The new proposal would set requirements for groups to sell at least 500 plates a year and submit records on how they spend the proceeds, both of which are quite sensible. An eight-member bipartisan panel would review all the requests for new plates and recommend up to five new plates a year with a maximum of 150 allowed. That number is probably too high – the more of something there is, the less special it is – but it’s not a fatal flaw.
Nowhere in the bill is there a hint that the approval process will involve any value judgments about any group’s worthiness. Such judgments aren’t precluded, of course. Let’s see what happens if a Prostitutes for Peace or Let’s Nuke the Whales group wants a plate.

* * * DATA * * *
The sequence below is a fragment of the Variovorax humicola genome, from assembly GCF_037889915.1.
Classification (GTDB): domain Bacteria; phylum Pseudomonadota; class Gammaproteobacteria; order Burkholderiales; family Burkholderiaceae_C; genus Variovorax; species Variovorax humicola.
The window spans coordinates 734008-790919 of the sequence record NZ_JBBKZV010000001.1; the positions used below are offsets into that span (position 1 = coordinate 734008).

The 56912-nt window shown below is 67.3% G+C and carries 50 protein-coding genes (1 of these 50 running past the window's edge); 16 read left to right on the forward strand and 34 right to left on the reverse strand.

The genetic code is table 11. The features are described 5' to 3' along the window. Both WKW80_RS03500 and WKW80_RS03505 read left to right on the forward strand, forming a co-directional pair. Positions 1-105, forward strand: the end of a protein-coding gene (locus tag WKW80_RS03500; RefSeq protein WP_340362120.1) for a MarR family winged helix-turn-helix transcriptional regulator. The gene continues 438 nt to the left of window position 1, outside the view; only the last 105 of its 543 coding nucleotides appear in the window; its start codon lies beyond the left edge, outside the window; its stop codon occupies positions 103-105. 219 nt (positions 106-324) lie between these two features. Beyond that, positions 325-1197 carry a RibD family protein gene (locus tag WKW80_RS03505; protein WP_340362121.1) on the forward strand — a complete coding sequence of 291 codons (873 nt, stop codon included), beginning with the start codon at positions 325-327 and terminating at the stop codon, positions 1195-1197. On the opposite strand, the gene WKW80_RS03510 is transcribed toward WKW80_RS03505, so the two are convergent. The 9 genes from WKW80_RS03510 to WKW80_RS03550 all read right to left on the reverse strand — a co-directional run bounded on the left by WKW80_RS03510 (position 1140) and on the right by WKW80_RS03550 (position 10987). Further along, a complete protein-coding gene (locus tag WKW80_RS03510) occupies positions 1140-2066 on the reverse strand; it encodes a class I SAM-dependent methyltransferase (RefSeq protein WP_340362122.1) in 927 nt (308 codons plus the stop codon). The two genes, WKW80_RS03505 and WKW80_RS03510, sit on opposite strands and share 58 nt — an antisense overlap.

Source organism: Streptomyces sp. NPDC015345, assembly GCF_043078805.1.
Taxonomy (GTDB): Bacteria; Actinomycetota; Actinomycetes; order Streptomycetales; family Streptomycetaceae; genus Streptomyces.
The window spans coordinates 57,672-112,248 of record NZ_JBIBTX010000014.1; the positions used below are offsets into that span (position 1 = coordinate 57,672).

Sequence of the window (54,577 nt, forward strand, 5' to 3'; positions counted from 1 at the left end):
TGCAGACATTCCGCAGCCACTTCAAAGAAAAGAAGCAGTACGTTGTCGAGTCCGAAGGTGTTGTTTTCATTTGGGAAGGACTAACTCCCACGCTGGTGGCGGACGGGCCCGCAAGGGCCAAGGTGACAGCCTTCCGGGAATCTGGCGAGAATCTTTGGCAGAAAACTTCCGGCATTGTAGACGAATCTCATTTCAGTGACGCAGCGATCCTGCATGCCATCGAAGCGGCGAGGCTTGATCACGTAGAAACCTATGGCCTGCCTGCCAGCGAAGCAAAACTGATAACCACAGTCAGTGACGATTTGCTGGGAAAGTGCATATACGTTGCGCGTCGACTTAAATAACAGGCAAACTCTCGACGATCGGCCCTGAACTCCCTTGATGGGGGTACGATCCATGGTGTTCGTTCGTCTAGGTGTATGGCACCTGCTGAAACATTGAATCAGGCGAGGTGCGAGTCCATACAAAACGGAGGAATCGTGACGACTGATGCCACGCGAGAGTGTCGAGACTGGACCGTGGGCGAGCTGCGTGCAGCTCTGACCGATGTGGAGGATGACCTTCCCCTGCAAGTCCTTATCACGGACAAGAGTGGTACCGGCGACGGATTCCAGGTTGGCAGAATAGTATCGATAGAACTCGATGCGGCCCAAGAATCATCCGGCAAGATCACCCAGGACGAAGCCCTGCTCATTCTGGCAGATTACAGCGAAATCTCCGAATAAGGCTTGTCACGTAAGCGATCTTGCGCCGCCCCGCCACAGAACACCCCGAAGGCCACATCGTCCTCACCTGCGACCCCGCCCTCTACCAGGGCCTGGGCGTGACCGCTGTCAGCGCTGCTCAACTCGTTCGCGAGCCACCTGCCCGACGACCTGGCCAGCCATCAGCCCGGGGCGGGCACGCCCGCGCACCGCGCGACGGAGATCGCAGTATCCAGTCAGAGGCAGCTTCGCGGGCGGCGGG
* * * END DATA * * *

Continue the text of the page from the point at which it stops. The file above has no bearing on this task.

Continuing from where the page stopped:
The plates are a nice benefit to offer Hoosier motorists. By paying a few dollars extra, drivers can support their favorite causes, and the general populace isn’t hit with a new tax. Citizens decide, by which plates they choose to buy and which they don’t, which groups they want to support and which they don’t.
But if the program isn’t managed carefully, it can be more trouble than it’s worth.